He contends that blended practices are the future for accounting. “The way public accounting is being done now is changing considerably,’’ O’Shea says. “Accountants have to change with it and you have to be diverse. You have so much going on now with the internet and outsourcing that accountants have to be more than just number crunchers and doing tax returns. They have to be business advisers.”
David Connell, a former accountant now consulting on practice management, agrees that the number of blended practices is growing, and he believes they are “the practice of the future’’.
“There is still room for both,” says Connell. “But the traditional accounting firm, devoted to clients and putting clients first and foremost, will become more like a boutique practice. They will still be there and they will still be needed, but the real growth will be with the corporate, commercial type of practice.
“The reality is that compliance work, with all the outsourcing and cloud computing, will be getting less and less. A lot of accountants are going to find that over time, unless they make some quick decisions.”
Connell favours what he calls a “corporate model” that brings together several professionals and looks after clients’ financial planning needs, as well as their tax and accounting requirements.
“For every dollar of compliance work in accounting practices now,” he says, “there’s at least another potential dollar in financial planning fees to be gained and at least another dollar of succession planning fees and another dollar of management fees. The potential to grow is unlimited.”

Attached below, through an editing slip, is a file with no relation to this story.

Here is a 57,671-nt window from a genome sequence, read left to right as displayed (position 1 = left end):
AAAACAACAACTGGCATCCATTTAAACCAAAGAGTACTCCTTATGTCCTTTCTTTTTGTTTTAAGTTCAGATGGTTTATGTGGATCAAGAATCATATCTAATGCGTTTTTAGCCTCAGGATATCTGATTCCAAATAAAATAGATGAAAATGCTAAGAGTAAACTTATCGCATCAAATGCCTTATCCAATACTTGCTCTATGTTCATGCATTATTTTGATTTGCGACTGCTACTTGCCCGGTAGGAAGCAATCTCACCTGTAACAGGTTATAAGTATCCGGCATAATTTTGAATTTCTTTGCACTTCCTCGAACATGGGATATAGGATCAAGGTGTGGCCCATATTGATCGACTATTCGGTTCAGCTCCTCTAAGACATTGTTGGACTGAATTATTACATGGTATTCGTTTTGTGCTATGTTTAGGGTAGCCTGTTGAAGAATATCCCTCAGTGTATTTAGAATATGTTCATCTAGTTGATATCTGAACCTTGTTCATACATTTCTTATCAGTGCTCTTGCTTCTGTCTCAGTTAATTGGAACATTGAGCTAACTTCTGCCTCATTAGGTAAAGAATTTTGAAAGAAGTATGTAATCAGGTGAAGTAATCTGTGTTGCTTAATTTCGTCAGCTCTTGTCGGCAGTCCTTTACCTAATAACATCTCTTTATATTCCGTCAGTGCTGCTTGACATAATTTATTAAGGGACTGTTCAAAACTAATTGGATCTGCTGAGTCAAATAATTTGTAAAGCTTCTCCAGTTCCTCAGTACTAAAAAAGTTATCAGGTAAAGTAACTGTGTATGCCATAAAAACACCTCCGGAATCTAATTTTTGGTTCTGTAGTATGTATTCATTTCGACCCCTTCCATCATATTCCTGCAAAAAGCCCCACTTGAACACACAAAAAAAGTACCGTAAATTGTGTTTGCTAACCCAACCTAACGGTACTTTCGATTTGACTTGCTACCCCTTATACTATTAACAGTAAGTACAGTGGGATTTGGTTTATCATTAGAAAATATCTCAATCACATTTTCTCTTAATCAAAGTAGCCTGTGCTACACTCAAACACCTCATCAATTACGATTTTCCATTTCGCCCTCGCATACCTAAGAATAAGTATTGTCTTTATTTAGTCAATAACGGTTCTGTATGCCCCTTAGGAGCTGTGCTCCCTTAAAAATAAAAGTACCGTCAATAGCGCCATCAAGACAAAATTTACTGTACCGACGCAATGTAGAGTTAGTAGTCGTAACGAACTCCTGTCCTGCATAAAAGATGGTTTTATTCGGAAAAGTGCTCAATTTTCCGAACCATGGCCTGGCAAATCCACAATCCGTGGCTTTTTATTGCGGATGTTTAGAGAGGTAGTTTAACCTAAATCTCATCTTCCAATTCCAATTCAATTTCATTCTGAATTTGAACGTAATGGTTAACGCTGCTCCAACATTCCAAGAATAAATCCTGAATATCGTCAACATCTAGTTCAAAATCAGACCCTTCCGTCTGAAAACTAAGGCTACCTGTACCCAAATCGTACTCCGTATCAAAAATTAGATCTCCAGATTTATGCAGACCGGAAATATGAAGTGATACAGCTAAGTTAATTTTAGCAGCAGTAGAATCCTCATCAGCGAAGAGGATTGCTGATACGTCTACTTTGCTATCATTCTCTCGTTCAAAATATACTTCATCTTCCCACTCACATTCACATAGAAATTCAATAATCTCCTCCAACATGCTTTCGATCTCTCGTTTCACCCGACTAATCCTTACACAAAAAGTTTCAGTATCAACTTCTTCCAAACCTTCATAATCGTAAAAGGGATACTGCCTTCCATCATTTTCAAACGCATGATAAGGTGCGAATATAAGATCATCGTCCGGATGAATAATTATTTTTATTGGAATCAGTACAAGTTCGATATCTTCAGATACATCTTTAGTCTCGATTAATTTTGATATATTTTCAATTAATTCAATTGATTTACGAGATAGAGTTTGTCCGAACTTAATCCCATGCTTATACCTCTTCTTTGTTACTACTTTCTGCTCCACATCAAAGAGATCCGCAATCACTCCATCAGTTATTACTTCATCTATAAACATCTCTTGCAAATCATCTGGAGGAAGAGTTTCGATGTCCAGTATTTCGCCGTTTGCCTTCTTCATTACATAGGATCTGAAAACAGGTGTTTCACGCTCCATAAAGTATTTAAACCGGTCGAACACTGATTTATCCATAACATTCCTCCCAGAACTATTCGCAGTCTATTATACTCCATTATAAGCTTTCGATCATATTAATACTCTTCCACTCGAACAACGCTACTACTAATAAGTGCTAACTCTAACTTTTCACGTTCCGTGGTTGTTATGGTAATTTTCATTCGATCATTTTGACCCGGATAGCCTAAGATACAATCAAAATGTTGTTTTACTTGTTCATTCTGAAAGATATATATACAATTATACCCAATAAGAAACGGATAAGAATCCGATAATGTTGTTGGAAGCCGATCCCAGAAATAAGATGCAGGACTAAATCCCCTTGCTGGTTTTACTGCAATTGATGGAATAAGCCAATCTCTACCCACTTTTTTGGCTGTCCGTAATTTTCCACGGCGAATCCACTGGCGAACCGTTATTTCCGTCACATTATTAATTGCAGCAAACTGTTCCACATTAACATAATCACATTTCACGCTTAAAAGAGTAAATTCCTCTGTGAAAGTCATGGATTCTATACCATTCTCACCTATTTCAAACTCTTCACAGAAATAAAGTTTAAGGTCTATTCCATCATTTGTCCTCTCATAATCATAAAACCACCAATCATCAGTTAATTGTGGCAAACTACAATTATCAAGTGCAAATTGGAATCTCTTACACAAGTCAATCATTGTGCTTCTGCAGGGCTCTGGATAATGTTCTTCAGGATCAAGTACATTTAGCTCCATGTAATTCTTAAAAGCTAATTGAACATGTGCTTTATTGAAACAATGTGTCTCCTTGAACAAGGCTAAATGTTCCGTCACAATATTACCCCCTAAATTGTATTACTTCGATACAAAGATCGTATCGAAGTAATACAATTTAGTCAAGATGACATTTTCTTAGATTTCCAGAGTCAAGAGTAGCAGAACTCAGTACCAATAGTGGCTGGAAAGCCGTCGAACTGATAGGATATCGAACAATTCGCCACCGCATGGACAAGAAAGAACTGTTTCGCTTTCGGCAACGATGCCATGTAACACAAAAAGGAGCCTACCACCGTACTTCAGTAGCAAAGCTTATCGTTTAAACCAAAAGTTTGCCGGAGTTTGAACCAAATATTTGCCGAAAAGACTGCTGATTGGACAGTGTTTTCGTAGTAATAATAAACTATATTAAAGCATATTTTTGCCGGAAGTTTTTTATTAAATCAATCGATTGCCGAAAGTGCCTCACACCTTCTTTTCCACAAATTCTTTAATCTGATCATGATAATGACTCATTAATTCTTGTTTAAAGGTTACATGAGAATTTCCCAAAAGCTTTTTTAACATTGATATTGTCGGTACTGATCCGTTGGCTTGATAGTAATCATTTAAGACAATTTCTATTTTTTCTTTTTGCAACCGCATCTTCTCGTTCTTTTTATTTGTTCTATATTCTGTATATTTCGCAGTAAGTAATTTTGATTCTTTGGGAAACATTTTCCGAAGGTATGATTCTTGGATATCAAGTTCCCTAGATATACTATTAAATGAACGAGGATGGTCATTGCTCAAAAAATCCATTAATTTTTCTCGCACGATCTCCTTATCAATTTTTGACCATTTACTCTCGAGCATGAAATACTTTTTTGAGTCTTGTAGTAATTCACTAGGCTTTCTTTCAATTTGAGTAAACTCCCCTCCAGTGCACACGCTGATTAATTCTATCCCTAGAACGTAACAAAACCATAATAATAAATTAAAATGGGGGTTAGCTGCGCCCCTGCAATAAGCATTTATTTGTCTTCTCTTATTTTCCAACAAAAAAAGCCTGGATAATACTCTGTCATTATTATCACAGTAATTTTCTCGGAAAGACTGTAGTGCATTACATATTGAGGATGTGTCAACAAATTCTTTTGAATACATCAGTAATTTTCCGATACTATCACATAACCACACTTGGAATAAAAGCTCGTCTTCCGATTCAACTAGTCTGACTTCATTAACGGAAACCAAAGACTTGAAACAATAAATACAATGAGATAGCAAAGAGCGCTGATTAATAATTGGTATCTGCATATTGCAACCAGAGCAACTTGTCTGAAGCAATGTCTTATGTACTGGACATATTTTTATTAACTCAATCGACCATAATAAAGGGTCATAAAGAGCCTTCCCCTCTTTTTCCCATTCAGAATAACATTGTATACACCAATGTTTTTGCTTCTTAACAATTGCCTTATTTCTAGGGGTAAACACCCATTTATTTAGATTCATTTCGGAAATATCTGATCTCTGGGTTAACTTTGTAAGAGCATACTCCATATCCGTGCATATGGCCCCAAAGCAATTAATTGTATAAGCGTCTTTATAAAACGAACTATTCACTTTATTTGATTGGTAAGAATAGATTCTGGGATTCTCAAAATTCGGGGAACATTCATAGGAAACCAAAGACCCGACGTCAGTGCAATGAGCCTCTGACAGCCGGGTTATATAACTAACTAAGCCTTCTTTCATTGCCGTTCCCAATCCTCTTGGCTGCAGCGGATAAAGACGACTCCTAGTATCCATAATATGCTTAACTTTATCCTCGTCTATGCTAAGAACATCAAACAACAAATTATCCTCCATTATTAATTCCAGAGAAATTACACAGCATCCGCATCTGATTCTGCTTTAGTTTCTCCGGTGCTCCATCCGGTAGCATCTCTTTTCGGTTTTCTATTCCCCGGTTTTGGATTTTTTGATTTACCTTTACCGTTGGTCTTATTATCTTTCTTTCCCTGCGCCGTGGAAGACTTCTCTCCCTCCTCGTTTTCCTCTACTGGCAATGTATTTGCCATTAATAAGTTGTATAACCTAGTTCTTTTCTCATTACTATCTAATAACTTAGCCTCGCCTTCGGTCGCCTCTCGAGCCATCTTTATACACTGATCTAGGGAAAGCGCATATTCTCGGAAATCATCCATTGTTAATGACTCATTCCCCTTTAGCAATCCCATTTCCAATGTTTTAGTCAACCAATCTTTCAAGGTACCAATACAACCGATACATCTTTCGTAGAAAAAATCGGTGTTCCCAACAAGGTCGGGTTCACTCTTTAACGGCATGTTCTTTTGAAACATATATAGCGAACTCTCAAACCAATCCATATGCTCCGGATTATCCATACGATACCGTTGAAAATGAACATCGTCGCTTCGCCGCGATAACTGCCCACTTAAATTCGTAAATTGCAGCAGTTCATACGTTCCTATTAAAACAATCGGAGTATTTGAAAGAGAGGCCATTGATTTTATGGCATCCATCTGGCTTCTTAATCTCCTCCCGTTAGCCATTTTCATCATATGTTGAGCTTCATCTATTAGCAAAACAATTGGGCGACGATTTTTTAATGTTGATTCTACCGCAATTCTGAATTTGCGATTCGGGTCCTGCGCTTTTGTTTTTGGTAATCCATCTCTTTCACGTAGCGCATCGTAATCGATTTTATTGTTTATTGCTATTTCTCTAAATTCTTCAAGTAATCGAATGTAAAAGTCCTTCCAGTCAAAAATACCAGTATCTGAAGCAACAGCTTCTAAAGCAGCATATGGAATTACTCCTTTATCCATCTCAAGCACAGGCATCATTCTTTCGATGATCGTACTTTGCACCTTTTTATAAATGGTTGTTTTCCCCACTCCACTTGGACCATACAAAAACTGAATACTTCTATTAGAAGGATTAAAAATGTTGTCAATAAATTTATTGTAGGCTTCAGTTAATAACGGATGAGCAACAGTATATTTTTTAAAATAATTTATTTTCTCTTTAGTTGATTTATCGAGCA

Hayes Knight Melbourne exemplifies that corporate model. It acquired a growing financial planning business when it merged with Clements Dunne & Bell in January 2013. The firm now operates in seven areas: business and tax services, financial planning, superannuation, corporate advisory, audit and assurance, Asian advisory and a family office for high-net-worth individuals.
Former Clements Dunne & Bell CEO Paul Clements led the firm into the Hayes Knight merger. Clements – now head of Hayes Knight’s financial planning division – says a blended practice not only makes business sense for accountants, it is better from a client’s perspective.
“If you’re managing the clients’ taxation and financial affairs, you are in a prime position to identify other areas that might improve their net wealth position or protection,’’ says Clements.
“If you’re doing it as an accountant, and doing their tax and accounting and helping their business, it just makes sense that you’ve got all this information to hand.